I might be the only person in the world who thinks Brian De Palma’s 1976 classic thriller Carrie (now out on DVD) is one of the most overrated, disappointing horror films of all time, but I stand behind my review, and I swear I can knock down just about any argument its defenders throw. This is my third viewing of the film. Every time I watch it, I find major problems in the story for all the same reasons.
Carrie is the tale of a high school senior named Carrie White, aptly played by Sissy Spacek, who spends her days at school as the center of nearly every cruel ridicule and her hours at home with a constricting, sadistic, fanatically religious mother (Piper Laurie). Let’s just say the mother is like a female version of Sergeant Hartman in Kubrick’s Full Metal Jacket, and Carrie is the distressed Private Pyle.
The movie and the novel by Stephen King open similarly with a shower scene. Director Brian De Palma takes some major risks in this opening, filled to the rim with full frontal nudity of teenage girls. It takes nerve to begin a movie with such graphic detail, and I admire his courage. Carrie realizes she has great telepathic powers, which come in handy after her fellow students grab the final straw during the film’s disappointing finale at the senior prom.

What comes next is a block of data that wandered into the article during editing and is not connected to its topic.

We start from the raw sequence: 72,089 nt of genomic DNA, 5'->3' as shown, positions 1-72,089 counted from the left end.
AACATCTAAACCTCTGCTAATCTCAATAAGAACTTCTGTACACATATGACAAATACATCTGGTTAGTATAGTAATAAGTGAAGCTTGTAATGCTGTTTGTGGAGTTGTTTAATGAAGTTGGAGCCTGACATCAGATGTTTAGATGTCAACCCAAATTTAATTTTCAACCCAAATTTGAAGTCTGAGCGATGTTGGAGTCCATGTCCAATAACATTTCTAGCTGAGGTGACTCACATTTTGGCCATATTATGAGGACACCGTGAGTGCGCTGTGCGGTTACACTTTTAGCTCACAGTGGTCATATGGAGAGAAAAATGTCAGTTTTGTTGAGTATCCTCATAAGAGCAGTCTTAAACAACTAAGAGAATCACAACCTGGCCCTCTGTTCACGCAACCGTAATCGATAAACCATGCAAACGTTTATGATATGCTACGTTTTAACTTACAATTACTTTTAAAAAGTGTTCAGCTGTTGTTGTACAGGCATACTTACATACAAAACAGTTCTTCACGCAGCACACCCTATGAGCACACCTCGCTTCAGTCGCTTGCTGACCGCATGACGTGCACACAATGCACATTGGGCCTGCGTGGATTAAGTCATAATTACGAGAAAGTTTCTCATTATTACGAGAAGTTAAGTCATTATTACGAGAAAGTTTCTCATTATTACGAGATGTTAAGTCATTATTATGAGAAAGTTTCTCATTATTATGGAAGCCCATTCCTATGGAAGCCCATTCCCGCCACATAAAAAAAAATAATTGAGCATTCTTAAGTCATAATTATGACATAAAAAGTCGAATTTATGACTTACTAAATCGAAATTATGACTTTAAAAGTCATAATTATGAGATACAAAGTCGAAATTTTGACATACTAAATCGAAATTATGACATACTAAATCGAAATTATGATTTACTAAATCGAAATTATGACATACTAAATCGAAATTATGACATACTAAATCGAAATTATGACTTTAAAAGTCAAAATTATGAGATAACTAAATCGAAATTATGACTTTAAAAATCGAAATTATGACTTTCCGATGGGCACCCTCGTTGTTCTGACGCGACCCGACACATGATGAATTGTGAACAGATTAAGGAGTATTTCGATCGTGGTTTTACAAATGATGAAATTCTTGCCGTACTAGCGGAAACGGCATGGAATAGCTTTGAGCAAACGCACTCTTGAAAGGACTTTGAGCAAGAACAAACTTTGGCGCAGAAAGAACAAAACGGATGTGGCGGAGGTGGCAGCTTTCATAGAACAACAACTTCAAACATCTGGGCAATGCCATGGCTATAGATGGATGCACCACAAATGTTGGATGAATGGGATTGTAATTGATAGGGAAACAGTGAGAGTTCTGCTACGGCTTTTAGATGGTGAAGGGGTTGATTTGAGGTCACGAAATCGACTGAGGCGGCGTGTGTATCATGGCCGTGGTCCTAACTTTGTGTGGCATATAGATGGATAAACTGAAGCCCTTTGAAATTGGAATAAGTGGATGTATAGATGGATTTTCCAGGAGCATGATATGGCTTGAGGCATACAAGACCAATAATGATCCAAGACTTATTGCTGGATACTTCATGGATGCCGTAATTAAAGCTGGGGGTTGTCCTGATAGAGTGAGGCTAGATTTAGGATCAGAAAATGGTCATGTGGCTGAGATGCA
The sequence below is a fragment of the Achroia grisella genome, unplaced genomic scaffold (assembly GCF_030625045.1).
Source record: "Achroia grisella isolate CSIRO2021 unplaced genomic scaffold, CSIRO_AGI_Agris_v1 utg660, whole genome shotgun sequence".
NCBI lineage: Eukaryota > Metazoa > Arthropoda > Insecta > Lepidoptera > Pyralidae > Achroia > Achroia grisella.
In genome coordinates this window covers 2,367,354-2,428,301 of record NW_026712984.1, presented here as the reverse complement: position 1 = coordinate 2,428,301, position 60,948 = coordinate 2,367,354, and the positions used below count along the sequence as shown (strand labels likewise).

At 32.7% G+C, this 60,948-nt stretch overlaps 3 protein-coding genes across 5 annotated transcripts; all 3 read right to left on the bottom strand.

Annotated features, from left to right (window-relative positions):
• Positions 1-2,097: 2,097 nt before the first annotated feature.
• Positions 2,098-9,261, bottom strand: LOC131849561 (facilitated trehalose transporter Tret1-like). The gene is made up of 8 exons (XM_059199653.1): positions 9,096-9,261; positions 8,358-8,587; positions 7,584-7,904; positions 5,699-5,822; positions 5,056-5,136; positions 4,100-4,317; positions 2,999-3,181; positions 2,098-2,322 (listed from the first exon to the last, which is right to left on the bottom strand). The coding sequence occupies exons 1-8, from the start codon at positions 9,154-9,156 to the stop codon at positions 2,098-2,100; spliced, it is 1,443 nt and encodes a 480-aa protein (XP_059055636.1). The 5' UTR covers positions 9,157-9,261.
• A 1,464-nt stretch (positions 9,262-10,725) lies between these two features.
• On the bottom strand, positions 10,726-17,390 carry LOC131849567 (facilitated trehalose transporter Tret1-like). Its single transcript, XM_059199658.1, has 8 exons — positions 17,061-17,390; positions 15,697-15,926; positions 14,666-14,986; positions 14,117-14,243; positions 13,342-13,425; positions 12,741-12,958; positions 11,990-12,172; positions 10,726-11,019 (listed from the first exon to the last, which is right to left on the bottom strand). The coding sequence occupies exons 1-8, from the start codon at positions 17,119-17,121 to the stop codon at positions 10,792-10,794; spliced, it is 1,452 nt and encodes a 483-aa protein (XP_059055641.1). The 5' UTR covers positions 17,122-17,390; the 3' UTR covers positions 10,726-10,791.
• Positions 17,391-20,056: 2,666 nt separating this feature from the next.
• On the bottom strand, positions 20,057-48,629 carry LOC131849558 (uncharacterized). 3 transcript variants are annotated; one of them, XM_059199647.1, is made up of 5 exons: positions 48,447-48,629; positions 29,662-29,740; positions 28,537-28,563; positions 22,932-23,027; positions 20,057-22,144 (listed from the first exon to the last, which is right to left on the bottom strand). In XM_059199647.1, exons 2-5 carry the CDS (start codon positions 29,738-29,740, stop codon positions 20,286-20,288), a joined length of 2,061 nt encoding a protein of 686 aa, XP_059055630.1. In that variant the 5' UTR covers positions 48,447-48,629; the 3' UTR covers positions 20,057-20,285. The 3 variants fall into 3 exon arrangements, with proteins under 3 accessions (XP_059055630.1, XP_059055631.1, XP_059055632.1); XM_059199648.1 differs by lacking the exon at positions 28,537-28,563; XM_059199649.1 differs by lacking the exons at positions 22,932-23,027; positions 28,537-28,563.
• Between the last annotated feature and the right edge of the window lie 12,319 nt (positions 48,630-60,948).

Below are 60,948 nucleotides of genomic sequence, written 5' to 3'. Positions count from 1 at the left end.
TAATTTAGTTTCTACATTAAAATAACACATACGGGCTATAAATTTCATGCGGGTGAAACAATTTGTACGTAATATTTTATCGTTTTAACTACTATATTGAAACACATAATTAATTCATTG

The middle of the story simply involves lots and lots of backstabbing. The audience can only assume from the implications and plot revelations that Carrie White has had a rather cloudy history as a person and student. The movie never really explores Carrie White, though. Instead, we just see the same events repeated as the movie slowly urges towards a blood soaked final act. In a story where the main character murders her fellow students and teachers because of a boiling rage and years of hatred, the audience should be able to understand her. But of course, we never do.
I like the movie more than I liked the book because it is more visual and less confusing. Unfortunately, screenwriter Lawrence D. Cohen does not perform any miracles with his script. We never care about anyone in the story; when the violent climax transpires, instead of terror and amazement, we feel bored and perplexed.
Carrie is not a terrible movie. It has a good sense of style and vividly builds momentum. But the movie is not scary; it’s just violent, abhorrent. It contains all the necessary ingredients to make for an appetizing, suspenseful creep show, but it never delivers.